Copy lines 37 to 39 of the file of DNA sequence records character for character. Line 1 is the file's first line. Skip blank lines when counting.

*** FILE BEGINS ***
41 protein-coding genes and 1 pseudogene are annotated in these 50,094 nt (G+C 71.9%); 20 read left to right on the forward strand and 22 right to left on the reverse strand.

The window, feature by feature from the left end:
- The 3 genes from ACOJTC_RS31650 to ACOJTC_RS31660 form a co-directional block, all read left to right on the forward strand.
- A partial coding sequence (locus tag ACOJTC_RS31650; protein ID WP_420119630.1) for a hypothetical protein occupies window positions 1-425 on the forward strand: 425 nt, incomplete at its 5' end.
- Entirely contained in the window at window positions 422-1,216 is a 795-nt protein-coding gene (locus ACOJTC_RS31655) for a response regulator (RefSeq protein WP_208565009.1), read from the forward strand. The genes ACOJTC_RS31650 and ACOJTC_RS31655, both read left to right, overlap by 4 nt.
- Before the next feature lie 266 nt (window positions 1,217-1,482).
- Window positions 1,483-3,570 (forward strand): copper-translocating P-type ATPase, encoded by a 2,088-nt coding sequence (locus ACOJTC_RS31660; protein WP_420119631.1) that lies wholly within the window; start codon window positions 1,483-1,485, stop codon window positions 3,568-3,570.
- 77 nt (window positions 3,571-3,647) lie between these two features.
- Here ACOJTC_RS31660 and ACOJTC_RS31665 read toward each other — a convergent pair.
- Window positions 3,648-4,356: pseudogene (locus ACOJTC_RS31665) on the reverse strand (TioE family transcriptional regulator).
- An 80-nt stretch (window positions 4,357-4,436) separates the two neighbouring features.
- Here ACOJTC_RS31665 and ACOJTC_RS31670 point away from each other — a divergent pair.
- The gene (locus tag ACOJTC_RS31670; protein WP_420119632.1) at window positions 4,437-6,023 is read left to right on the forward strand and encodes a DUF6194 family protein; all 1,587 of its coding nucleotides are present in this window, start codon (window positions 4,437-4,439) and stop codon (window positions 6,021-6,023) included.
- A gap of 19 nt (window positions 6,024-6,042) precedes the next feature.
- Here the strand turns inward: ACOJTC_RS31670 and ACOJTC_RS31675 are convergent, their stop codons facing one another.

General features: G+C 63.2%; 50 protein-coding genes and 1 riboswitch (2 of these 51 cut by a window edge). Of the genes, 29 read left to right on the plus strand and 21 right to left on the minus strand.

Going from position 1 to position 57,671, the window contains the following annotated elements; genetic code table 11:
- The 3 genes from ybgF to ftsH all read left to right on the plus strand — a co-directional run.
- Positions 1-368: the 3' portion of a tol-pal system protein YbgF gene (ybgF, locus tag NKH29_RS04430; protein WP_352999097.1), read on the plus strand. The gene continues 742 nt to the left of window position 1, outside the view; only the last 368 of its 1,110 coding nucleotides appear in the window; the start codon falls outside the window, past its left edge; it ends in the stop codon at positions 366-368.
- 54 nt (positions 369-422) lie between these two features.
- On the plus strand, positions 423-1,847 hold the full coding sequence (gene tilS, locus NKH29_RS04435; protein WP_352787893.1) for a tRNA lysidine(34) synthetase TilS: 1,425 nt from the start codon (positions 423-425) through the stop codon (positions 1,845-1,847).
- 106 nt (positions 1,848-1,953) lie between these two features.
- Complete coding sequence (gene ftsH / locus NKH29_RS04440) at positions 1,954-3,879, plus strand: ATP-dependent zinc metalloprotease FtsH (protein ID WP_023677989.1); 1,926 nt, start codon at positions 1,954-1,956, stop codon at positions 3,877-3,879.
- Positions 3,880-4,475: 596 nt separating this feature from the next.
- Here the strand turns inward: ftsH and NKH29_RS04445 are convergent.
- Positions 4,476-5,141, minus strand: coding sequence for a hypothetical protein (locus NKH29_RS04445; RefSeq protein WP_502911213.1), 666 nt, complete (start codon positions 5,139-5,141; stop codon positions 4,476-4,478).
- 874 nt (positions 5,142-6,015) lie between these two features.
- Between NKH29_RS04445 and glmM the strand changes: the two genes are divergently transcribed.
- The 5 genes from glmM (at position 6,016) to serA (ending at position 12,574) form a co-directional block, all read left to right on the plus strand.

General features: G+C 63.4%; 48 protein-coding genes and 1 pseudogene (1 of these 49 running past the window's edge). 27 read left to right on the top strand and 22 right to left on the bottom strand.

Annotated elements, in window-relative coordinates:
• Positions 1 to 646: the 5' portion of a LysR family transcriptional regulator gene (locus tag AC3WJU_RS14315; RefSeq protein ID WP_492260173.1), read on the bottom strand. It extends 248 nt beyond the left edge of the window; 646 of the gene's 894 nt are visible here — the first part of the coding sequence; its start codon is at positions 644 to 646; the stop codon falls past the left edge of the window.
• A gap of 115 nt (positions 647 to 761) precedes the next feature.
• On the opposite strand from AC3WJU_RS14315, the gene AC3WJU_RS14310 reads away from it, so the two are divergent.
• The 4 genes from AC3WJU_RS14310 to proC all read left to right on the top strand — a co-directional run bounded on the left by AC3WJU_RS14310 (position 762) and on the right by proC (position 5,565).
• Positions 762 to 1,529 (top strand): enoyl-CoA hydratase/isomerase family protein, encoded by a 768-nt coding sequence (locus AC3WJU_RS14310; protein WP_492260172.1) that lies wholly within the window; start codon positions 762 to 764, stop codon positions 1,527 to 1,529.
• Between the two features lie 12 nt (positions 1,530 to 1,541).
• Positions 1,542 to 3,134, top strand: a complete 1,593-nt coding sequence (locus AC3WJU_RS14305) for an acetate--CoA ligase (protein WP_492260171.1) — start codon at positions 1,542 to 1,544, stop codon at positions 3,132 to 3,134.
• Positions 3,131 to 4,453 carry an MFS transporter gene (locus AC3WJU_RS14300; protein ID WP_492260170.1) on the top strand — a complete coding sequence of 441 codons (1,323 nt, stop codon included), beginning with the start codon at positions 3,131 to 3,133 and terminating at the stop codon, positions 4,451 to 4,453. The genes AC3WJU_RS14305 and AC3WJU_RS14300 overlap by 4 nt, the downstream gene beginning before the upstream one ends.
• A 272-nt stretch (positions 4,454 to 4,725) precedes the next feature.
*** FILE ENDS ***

• Between the two features lie 12 nt (positions 1,530 to 1,541).
• Positions 1,542 to 3,134, top strand: a complete 1,593-nt coding sequence (locus AC3WJU_RS14305) for an acetate--CoA ligase (protein WP_492260171.1) — start codon at positions 1,542 to 1,544, stop codon at positions 3,132 to 3,134.
• Positions 3,131 to 4,453 carry an MFS transporter gene (locus AC3WJU_RS14300; protein ID WP_492260170.1) on the top strand — a complete coding sequence of 441 codons (1,323 nt, stop codon included), beginning with the start codon at positions 3,131 to 3,133 and terminating at the stop codon, positions 4,451 to 4,453. The genes AC3WJU_RS14305 and AC3WJU_RS14300 overlap by 4 nt, the downstream gene beginning before the upstream one ends.